December 26 is National Candy Cane Day. Go figure.


    Here’s how they make candy canes at Disneyland—it’s a painstaking (and beautiful) technique.

    10 Actors Who Hated Their Own Films

    1. Sylvester Stallone, Stop! Or My Mom Will Shoot. Sly doesn’t pull any punches when it comes to his film career. Despite co-starring with the delightful Estelle Getty as the titular violence-prone mother, Stallone knows just how bad the film was:

    "I made some truly awful movies. Stop! Or My Mom Will Shoot was the worst. If you ever want someone to confess to murder, just make him or her sit through that film. They will confess to anything after 15 minutes."

    2. Alec Guinness, Star Wars.

    By the time he played Obi-Wan Kenobi in 1977’s Star Wars: A New Hope, Guinness had already appeared in cinematic classics like The Bridge on the River Kwai, Great Expectations and Lawrence of Arabia. During production, Guinness is reported to have said the following:

    "Apart from the money, I regret having embarked on the film. I like them well enough, but it's not an acting job, the dialogue - which is lamentable - keeps being changed and only slightly improved, and I find myself old and out of touch with the young."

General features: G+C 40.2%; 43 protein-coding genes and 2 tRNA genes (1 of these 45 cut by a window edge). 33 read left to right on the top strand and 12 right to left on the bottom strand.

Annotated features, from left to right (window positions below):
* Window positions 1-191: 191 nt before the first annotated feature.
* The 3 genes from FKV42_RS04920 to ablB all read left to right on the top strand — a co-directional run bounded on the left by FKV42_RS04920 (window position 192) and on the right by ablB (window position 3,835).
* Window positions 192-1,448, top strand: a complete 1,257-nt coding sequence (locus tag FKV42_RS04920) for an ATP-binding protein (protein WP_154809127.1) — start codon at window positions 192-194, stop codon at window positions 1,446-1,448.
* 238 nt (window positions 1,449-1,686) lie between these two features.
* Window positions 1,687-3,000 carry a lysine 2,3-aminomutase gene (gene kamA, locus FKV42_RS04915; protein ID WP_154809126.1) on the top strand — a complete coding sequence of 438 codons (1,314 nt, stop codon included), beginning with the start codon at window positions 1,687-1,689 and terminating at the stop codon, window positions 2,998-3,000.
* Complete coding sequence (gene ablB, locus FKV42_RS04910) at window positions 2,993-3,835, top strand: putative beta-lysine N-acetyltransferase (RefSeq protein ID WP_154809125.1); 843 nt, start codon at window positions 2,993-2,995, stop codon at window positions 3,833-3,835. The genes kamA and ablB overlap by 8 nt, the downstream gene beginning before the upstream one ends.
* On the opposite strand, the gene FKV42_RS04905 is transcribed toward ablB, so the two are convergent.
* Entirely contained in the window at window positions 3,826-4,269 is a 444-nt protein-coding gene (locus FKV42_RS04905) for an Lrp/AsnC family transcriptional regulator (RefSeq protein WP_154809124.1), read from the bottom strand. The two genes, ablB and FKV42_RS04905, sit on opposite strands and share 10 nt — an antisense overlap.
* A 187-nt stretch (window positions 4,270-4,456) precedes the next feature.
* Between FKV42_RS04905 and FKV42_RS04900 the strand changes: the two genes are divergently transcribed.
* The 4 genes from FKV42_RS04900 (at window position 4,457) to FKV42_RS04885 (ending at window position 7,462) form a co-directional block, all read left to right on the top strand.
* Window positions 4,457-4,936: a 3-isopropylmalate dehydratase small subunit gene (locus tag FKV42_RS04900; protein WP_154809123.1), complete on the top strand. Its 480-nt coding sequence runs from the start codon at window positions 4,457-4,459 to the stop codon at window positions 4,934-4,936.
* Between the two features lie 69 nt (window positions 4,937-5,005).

The insane amount of fame he won for the role as the wise old Jedi master took him somewhat by surprise and, ultimately, annoyed him. In his autobiography A Positively Final Appearance: A Journal, Guinness recalls a time he encountered an autograph-seeking fan who boasted to him about having watched Star Wars more than 100 times. In response, Guinness agreed to provide the boy an autograph under the condition that he promise never to watch the film again.

    3. Bob Hoskins, Super Mario Brothers. He was in Who Framed Roger Rabbit?. As far as I’m concerned, Bob Hoskins is forgiven for Super Mario Bros. Hoskins, though, doesn’t seem to be able to forgive himself. Last year the Guardian spoke with the veteran actor about his career and he summed up his feelings rather succinctly:

    What is the worst job you've done?
    Super Mario Brothers.

    What has been your biggest disappointment?
    Super Mario Brothers.

    If you could edit your past, what would you change?
    I wouldn't do Super Mario Brothers.

    4. George Clooney, Batman & Robin. Sure, Batman & Robin made money. But by every other imaginable measure, the film was a complete failure, and a nightmare to the vast majority of the Caped Crusader’s most fervent fanatics. Star George Clooney recognized what a stinker he helped create and once plainly stated, “I think we might have killed the franchise.”